23 October 2009 The United Nations human rights chief today welcomed a new treaty to protect and assist those uprooted from their homes due to conflict and natural disasters in Africa, which accounts for nearly half of the world's 26 million internally displaced persons (IDPs).
“The endorsement of the Convention on the Protection and Assistance of Internally Displaced Persons in Africa marks a significant step forward in filling the unfortunate vacuum that has traditionally been the lot of internally displaced people,” said High Commissioner for Human Rights Navi Pillay.
The new treaty was endorsed today at the special summit of heads of State of the African Union (AU), held in the Ugandan capital, Kampala.
“It is very good to see Africa taking a leadership role in creating the first legally-binding instrument to protect and assist internally displaced persons across the continent,” Ms. Pillay said.
Millions of Africans – in countries such as Chad, the Democratic Republic of Congo (DRC), Kenya, Somalia and Sudan – are displaced due to conflict and natural disasters.
Ms. Pillay noted that people who flee persecution or conflict and cross into another country are categorized as refugees and, as such, benefit from a long-standing international legal protection system, including the 1951 Refugee Convention.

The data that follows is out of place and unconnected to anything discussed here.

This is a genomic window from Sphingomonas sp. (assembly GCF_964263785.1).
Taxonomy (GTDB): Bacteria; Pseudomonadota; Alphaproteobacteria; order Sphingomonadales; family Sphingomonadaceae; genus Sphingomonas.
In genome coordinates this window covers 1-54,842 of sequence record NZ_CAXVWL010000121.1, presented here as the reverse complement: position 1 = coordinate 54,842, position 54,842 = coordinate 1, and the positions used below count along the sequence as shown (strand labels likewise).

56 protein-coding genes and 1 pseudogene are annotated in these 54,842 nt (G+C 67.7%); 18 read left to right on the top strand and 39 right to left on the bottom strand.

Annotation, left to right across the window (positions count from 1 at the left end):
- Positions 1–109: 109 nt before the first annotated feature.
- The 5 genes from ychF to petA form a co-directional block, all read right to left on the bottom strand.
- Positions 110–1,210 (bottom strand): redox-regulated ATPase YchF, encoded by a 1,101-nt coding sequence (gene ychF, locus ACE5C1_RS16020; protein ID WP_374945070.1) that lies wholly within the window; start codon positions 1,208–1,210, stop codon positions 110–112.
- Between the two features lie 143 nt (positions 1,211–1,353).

“But, until now, internally displaced people have been more or less excluded from the system of international legal protection, even though they are often displaced in exactly the same way, and for exactly the same reasons, as refugees.
“At least in Africa, that should no longer be the case,” she stated, adding that she hoped the other regions will be inspired to take similar action.
According to the UN High Commissioner for Refugees (UNHCR), the Convention is ground-breaking in that it is the first, legally binding instrument to define – on a continental scale – the responsibilities that States and even armed groups have to protect and assist their own uprooted citizens.
“Beyond armed conflict, the Convention covers major causes of displacement, including obligations that governments have toward their citizens fleeing natural and man-made disasters and people removed from their land when development projects take over,” said UNHCR spokesperson Andrej Mahecic.
“People forced to flee will find in the Convention the full range of rights they should be entitled to – before, during and after displacement.”
At least 15 AU member States will have to ratify the Convention before it can enter into force.
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